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DARPA Head to Beef Up USAF for Tomorrow’s Wars

Written by on Wednesday, October 17th, 2012

Without question, the United States Air Force is the largest of its kind. It’s got the most expensive aircraft, the strongest weapons, and a massive fleet of flying drones. And yet DARPA is afraid that the USAF still isn’t strong enough.

Arati Prabhakar, the new director of DARPA, recently shared in a press conference that the USAF will need to work hard if it wants to maintain its position as the top dog in aerial warfare. Prabhakar isn’t arguing that the USAF is weak, exactly. It’s just that upcoming advances in technology are going to force the USAF to be more innovative than ever. She stated, “We’re starting to think about how we maintain the level of control we have in the air domain, as a cornerstone of how we think about warfighting.”

Arati Prabhakar

Image source: Wired.com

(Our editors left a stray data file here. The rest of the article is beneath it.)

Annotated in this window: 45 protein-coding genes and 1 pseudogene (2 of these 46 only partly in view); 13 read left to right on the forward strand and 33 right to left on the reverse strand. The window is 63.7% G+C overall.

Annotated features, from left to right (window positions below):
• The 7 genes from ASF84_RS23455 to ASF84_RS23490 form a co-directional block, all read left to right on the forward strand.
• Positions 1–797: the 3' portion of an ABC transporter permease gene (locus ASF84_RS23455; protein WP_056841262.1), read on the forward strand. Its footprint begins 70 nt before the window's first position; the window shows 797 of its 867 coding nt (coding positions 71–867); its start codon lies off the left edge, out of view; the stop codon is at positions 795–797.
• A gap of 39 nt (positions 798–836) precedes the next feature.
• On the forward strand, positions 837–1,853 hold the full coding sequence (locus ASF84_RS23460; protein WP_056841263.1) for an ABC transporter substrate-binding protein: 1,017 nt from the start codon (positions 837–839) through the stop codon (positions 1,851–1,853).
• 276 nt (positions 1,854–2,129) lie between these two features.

The problem lies in the uncertainty of the future: “Now it’s 2012, and again, DARPA’s core mission is to be preparing for the future,” she said. “I think it’s a very important time for us as an agency, given our charter, to put our heads up and look ahead and to be cognizant to the complexity of the national order diazepam no prescription security challenge, much broader than the counterinsurgency focus that has … pulled some of our more applied work.”

As you may recall, the USAF recently released a video highlighting the rapid pace of technology and how quickly warfare can change in just a few years. This sounds like the same basic problem – the US has a fleet of drones, sure, but what if tomorrow somebody develops an effective technique to hack into military drones? The US would be as defenseless against this new technology as would every other country, but the US would also stand to lose the most.

It will be a tough challenge, but one that DARPA and the USAF are prepared to meet. After all, Prabhakar’s strategy is to help the USAF focus on what it does well – if it ain’t broke, don’t fix it. She’s also got her eye on several projects that could help the USAF keep its edge in the coming decades. Long-range missiles, advanced cyber security and cyber-attack strategies, lasers, and innovative drone technology will make enemies think twice about picking a fight with the US Air Force.

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